The truth is that everyone struggles with overthinking from time to time. For people who overthink frequently, it can seem as if their brain never “shuts off” or relaxes. The act of overthinking itself can be linked to an underlying mental health problem, such as depression and anxiety, but it’s difficult to know which comes first, almost like a “chicken or egg” situation. Oftentimes, people aren’t even aware that they’re overthinking. Here are 23 traits of an overthinker to look out for.
Overthinking is exactly what it sounds like – it’s the act of thinking about or analyzing something too much and in a way that does more harm than good. Oftentimes, signs of overthinking are usually linked to mental health disorders like depression and anxiety.
Regardless of whether these thought patterns are ruminations about the past or worries about the future, overthinking refers to a constant loop of thoughts that don’t seem to have a resolution. If you’ve ever wondered, “Why do I overthink everything?” then you can understand how frustrating this can be, especially if you aren’t aware that you’re doing it.
23 Signs of an Overthinker
If you’ve ever heard of the age-old adage “too much of a good thing,” the same thought applies to excessive thinking. When we overthink, we tend to ruminate and worry ourselves into a circle.
Overthinking usually gets us nowhere and usually tends to increase any anxiety or indecisiveness about the situation. So if you notice that you get stuck on the same issue over and over again but aren’t reaching any sort of solution, then you’re probably overthinking.
Believe it or not, as frustrating as this can be, some people don’t realize that they’re overthinkers. Below are 23 specific examples of and signs of being an overthinker.
- You can’t stop worrying about the future.
- You often worry about things you can’t control.
- You constantly remind yourself of mistakes you made in the past.
- You relive embarrassing moments in your head over and over again.
- You can’t help but think of things you wish you wouldn’t have said when you recall past conversations with others.
- You spend a lot of your free time thinking about the hidden meaning behind things people said or did or events that occur.
- You often ask yourself “what if…” questions.
- You dwell on moments when someone says or does something you don’t like.
- You struggle to let things go, including things like arguments, failures, or missed opportunities.
- You struggle with FOMO (fear of missing out.)
- You worry about saying or doing the wrong thing in front of others.
- You spend so much time worrying about things that happened in the past or future that you miss what’s happening in the present.
- You tend to easily forget certain conversations or are constantly distracted by thoughts of the past or worries of the future.
- You think more than you do (spending so much time thinking of how to do something, you end up not doing it at all.)
- You get excited when you find a solution to your thoughts and then jump to the next problem and repeat the cycle.
- You spend more time preparing than accomplishing particular tasks.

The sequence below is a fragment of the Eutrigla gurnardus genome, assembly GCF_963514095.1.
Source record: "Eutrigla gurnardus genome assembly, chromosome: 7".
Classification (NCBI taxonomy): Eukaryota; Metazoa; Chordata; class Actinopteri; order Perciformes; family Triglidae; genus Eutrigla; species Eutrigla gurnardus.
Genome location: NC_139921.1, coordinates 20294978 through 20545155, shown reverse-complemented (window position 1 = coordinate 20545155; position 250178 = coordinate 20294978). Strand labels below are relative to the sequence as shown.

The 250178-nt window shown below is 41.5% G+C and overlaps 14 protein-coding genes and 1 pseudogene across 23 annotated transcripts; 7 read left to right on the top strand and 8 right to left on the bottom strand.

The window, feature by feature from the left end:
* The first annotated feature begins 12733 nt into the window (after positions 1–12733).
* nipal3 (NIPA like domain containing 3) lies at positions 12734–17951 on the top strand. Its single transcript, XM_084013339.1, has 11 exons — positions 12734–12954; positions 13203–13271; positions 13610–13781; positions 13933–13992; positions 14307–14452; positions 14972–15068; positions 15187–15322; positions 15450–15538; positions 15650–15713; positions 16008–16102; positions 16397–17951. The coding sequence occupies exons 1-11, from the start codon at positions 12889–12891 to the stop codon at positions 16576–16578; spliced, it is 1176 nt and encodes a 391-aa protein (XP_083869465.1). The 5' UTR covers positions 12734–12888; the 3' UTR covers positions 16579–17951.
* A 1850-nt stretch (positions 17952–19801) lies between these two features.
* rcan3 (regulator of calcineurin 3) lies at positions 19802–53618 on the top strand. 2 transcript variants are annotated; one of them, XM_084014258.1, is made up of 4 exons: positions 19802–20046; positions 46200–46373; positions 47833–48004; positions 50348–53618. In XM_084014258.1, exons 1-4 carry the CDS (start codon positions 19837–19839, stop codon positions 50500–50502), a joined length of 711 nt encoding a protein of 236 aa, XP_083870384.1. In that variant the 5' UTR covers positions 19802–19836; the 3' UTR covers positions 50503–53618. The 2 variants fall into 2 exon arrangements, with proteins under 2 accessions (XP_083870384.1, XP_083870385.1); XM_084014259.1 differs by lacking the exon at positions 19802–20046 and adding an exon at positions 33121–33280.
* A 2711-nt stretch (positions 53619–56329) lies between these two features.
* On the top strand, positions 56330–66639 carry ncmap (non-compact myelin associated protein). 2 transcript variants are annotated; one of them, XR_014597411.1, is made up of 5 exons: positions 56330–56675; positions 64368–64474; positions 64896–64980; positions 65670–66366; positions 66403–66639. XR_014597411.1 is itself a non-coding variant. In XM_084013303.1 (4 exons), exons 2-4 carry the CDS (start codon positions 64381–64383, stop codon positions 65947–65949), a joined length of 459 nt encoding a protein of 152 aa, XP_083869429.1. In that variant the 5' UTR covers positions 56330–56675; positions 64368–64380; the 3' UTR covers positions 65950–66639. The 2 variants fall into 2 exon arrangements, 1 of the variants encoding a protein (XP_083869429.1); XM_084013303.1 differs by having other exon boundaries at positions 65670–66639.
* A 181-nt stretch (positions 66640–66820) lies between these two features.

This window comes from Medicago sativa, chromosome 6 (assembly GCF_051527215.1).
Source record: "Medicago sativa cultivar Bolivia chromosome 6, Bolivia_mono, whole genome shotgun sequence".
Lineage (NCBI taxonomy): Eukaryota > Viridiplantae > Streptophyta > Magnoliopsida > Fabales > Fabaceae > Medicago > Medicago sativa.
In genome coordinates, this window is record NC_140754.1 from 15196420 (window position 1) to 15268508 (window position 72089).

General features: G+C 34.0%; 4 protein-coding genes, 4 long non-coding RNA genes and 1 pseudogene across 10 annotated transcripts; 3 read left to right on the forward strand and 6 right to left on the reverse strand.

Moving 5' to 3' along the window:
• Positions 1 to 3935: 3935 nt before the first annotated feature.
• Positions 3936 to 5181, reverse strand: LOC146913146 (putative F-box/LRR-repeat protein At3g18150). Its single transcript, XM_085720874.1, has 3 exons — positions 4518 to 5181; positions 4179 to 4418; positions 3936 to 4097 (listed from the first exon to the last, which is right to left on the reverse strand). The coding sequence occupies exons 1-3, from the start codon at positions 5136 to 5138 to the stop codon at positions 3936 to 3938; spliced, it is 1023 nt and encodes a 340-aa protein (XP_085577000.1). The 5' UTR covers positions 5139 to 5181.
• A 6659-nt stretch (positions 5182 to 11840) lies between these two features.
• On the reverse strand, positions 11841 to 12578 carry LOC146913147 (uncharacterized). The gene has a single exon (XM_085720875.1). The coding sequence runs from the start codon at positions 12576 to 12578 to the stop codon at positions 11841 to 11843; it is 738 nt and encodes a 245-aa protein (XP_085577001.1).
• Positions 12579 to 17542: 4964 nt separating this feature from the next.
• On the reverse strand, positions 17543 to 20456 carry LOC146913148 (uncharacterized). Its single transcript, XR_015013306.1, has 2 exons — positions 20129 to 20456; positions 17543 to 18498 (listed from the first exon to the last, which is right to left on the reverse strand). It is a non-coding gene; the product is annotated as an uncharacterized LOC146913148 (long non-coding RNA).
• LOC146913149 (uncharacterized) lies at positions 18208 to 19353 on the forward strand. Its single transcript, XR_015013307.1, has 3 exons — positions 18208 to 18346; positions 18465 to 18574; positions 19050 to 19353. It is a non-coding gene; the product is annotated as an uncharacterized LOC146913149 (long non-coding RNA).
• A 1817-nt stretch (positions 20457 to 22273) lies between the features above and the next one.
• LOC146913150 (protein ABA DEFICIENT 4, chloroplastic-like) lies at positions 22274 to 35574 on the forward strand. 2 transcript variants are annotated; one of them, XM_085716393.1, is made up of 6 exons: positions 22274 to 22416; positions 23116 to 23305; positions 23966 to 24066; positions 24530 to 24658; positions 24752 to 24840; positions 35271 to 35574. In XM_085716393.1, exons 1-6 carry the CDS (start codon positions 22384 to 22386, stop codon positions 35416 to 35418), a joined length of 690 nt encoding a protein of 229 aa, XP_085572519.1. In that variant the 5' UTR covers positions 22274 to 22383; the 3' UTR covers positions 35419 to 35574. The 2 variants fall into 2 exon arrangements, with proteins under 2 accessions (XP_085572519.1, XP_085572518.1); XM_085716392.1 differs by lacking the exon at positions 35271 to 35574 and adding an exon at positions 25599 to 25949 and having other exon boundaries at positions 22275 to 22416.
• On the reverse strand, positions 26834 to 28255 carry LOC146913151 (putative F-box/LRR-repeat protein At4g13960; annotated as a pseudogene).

- You want to know the “why” to everyone.
- You always want to know more.
- You dread one-worded replies because they don’t offer enough information.
- You assume others know what you’re thinking.
- You love lists.
- You constantly analyze people.
- Easy answers aren’t always good enough for you.
How to Cope With Overthinking
Although there are positive traits of an overthinker, such as patience, commitment, dedication, drive, and passion, overthinking also promotes stress, anxiety, self-consciousness, and lack of self-confidence. It can be difficult to find any mental peace when you’re thinking about every situation.
Fortunately, there are a few tips for coping with overthinking that you can utilize to adjust your brain to a healthier mindset.
- Schedule time to worry: Yes, this may sound odd, but it’s actually helpful to dedicate 15 minutes of your day to worrying instead of your entire day.
- Catch yourself when you’re overthinking: This can be tough considering that overthinking runs like a train off its tracks, but developing self-awareness about this problem starts by determining what you tend to overthink about the most. Is it your appearance? Conversations with people? How you dress? Your job? By determining what you tend to overthink the most, you can mentally prepare yourself to approach certain situations differently to avoid stress and anxiety.
- Change your perspective: Another great way to cope with overthinking is to step back from the situation for a second. Ask yourself how much this issue will matter to you a day from now, a week from now, or a year from now. Is it really the end of the world or just an unexpected but minor change in plans?
- Say it aloud: Sometimes, we have to say the source of our overthinking aloud so we can hear how unhelpful and unrealistic it is. It’s important to remember this because some thoughts we have about ourselves, past, and future can seem like facts: “People don’t like me because I don’t like myself.” It also helps to talk to someone you trust and even ask them to keep you accountable whenever it seems like you’re overthinking again.
Mental Health Support
Overthinking is a common trait in people with mental health disorders like anxiety, depression, and obsessive-compulsive disorder (OCD). If you’re struggling with a mental health disorder or suspect that you may have one, our Massachusetts treatment center can help.
We offer residential mental health care to help treat disorders like depression, anxiety, OCD, PTSD, and more. From diagnosing services to individual and group therapy sessions with our counselors, our patients will have the resources they need to learn how to manage their symptoms.